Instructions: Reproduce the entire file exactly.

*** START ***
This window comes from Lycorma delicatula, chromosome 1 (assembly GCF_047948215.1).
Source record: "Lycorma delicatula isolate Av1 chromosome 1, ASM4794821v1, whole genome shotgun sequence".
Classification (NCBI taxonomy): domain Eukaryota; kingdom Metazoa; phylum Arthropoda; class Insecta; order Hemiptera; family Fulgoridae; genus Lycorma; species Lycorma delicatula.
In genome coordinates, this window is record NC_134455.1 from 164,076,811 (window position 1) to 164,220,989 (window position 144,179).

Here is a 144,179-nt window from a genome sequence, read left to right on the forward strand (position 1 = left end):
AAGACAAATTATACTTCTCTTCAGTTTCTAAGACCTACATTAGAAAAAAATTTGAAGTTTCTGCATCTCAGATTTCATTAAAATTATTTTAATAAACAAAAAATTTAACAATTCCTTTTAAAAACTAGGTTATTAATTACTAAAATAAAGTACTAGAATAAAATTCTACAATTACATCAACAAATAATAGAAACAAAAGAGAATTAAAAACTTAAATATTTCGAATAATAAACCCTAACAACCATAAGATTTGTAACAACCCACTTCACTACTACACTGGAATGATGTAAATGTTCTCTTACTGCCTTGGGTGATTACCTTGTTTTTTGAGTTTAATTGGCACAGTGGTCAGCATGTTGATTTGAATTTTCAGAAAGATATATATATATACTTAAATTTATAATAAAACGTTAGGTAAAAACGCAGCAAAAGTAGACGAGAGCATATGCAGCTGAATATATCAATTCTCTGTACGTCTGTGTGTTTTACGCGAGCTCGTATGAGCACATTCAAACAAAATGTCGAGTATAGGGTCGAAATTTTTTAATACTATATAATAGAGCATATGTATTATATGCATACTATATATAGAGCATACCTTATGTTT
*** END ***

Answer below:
This window comes from Lycorma delicatula, chromosome 1 (assembly GCF_047948215.1).
Source record: "Lycorma delicatula isolate Av1 chromosome 1, ASM4794821v1, whole genome shotgun sequence".
Classification (NCBI taxonomy): domain Eukaryota; kingdom Metazoa; phylum Arthropoda; class Insecta; order Hemiptera; family Fulgoridae; genus Lycorma; species Lycorma delicatula.
In genome coordinates, this window is record NC_134455.1 from 164,076,811 (window position 1) to 164,220,989 (window position 144,179).

Here is a 144,179-nt window from a genome sequence, read left to right on the forward strand (position 1 = left end):
AAGACAAATTATACTTCTCTTCAGTTTCTAAGACCTACATTAGAAAAAAATTTGAAGTTTCTGCATCTCAGATTTCATTAAAATTATTTTAATAAACAAAAAATTTAACAATTCCTTTTAAAAACTAGGTTATTAATTACTAAAATAAAGTACTAGAATAAAATTCTACAATTACATCAACAAATAATAGAAACAAAAGAGAATTAAAAACTTAAATATTTCGAATAATAAACCCTAACAACCATAAGATTTGTAACAACCCACTTCACTACTACACTGGAATGATGTAAATGTTCTCTTACTGCCTTGGGTGATTACCTTGTTTTTTGAGTTTAATTGGCACAGTGGTCAGCATGTTGATTTGAATTTTCAGAAAGATATATATATATACTTAAATTTATAATAAAACGTTAGGTAAAAACGCAGCAAAAGTAGACGAGAGCATATGCAGCTGAATATATCAATTCTCTGTACGTCTGTGTGTTTTACGCGAGCTCGTATGAGCACATTCAAACAAAATGTCGAGTATAGGGTCGAAATTTTTTAATACTATATAATAGAGCATATGTATTATATGCATACTATATATAGAGCATACCTTATGTTT